Neil Hilts grew up in Interior British Columbia and found a love for hockey after watching nearby Trail Smoke Eater games. He moved to Calgary to pursue a journalism degree and instantly became involved in the sport. At Mount Royal University, he was the voice of the varsity teams for two seasons and had the joy of calling the a game at the Scotiabank Saddledome, home of the Flames.
After graduating with a Bachelor of Communication, majoring in journalism and minoring in the business of sport and recreation, Neil sought ways to stay involved in the hockey community. He's pleased to join the HockeyNow team as the AJHL reporter.
Despite his BC ties, Neil is a loyal Ottawa Senators fan, but is constantly frustrated by their lack of spending.
For the third year in a row, a Junior A player from Canada has been selected in the first round of the NHL Draft, further cementing the strength of the Canadian Junior Hockey League (CJHL) talent.
The Toronto Marlboros Minor Midget Team have been a prospect factory for years, producing numerous NHL draft picks from its ranks. Look up and down rosters in the big leagues and there’s a good chance a player came through the Marlboro program.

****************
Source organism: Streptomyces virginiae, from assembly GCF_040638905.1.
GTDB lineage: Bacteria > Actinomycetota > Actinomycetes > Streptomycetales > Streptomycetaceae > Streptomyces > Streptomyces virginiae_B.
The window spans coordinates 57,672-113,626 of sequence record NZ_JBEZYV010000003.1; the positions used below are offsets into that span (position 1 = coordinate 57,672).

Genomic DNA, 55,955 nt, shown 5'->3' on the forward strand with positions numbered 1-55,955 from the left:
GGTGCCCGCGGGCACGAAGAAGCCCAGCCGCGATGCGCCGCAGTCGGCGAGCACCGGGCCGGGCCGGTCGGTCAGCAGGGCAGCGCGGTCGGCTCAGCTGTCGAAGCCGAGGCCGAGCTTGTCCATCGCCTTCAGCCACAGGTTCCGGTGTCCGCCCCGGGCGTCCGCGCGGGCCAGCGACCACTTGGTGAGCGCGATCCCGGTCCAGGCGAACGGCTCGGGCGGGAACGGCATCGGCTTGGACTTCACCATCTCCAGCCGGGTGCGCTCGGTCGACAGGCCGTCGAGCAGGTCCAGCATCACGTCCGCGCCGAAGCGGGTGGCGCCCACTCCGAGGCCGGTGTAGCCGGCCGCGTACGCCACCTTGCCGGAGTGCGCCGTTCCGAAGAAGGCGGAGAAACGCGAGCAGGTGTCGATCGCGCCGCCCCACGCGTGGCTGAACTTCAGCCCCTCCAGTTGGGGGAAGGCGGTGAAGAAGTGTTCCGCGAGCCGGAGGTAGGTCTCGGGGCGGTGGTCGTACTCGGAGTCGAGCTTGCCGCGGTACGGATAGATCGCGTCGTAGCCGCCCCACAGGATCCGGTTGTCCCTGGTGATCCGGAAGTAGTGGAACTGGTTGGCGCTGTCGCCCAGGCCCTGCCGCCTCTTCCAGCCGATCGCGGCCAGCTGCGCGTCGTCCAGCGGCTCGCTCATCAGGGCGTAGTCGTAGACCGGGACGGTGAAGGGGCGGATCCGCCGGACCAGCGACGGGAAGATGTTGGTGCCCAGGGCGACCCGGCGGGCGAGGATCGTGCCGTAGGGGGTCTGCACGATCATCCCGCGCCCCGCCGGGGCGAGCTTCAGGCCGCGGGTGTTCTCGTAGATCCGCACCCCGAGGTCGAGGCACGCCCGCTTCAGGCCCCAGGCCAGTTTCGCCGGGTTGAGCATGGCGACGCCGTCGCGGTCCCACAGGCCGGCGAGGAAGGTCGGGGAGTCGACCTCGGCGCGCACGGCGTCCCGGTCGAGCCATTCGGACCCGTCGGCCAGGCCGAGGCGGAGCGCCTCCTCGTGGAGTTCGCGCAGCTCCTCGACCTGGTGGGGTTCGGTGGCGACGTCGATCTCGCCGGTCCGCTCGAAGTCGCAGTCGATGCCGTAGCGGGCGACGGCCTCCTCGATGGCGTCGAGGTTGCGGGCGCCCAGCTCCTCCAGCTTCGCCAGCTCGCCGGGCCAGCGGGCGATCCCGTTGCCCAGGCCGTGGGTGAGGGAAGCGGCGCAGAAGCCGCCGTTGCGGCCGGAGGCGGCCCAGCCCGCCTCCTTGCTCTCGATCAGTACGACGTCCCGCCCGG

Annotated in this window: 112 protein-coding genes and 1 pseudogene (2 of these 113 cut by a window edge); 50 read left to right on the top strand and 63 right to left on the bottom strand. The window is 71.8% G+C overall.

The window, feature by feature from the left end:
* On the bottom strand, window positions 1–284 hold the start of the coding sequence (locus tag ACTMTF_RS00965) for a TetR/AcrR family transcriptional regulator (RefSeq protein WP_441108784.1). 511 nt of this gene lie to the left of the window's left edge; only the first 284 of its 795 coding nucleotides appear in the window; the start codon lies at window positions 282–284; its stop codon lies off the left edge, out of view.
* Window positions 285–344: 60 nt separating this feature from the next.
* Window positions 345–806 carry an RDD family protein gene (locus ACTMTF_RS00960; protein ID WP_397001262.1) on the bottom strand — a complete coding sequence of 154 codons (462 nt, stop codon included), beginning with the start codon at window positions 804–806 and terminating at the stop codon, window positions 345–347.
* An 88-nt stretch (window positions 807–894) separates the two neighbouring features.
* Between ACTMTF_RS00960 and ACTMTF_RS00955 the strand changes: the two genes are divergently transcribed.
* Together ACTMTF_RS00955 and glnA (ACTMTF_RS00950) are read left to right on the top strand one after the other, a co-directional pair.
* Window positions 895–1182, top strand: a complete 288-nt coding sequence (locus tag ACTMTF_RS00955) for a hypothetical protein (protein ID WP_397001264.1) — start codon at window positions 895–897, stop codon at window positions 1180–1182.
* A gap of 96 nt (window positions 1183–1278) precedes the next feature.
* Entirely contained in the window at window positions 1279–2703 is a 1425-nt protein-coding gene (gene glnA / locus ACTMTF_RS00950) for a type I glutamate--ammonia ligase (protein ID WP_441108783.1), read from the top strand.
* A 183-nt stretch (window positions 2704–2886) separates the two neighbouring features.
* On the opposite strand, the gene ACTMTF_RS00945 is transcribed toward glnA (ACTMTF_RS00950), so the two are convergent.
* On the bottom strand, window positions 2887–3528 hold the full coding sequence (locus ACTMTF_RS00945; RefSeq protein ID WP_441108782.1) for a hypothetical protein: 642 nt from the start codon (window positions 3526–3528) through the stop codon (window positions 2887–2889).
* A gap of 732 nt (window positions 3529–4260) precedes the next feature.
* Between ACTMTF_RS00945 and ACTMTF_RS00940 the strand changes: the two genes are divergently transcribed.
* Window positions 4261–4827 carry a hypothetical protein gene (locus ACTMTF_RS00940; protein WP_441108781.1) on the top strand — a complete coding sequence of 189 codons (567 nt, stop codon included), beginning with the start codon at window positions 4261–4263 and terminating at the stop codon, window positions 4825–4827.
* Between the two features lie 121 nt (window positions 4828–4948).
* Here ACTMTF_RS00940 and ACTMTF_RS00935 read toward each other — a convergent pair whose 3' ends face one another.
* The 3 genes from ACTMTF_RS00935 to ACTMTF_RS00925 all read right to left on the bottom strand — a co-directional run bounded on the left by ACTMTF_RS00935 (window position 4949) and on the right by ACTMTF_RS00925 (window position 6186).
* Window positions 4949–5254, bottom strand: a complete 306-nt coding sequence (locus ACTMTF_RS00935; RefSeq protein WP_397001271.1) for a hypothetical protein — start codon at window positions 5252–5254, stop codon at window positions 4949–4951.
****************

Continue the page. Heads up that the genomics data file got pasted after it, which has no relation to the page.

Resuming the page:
A pair of dynamic blueliners from two of Canada’s top Junior A squads are among a handful of Canadian Junior Hockey League (CJHL) players expected to hear their name called at the upcoming NHL Draft.
After the Esso Cup was held in Bridgewater, N.S. last month, another big-time national championship came to Nova Scotia, bringing the top Aboriginal hockey players from across the country.
Eliminated from their league’s playoffs in the first round in mid-March, the Chilliwack Chiefs had a lot of downtime to prepare for the RBC Cup they would be hosting two months later in May.
Four days into the 2018 RBC Cup and it’s been as competitive as one could wish, with all but one game ending by a goal. The early leader after three games are the British Columbia Hockey League’s (BCHL) Wenatchee Wild, the lone American entry in the tournament, who are 3-0 with two overtime wins.
The 23rd RBC Cup kicks off with five teams all looking for their first National Junior A title in team history. Hosted by the British Columbia Hockey League’s (BCHL) Chilliwack Chiefs, the RBC Cup brings in four other teams from across the country, and in this year’s case, one American team for the second time.
In one of the most dominant runs in recent memory, the Notre Dame Hounds won the TELUS Cup after going unbeaten in both the round robin and knockout stage.
For the first time in the Female Midget National Championship, there is a repeat champion after the St. Albert Slash beat the Saskatoon Stars 2-1 in the final.
Hockey in April is an interesting time. At the younger ranks, seasons are over or winding down and kids may venture into other sports or spring/summer hockey.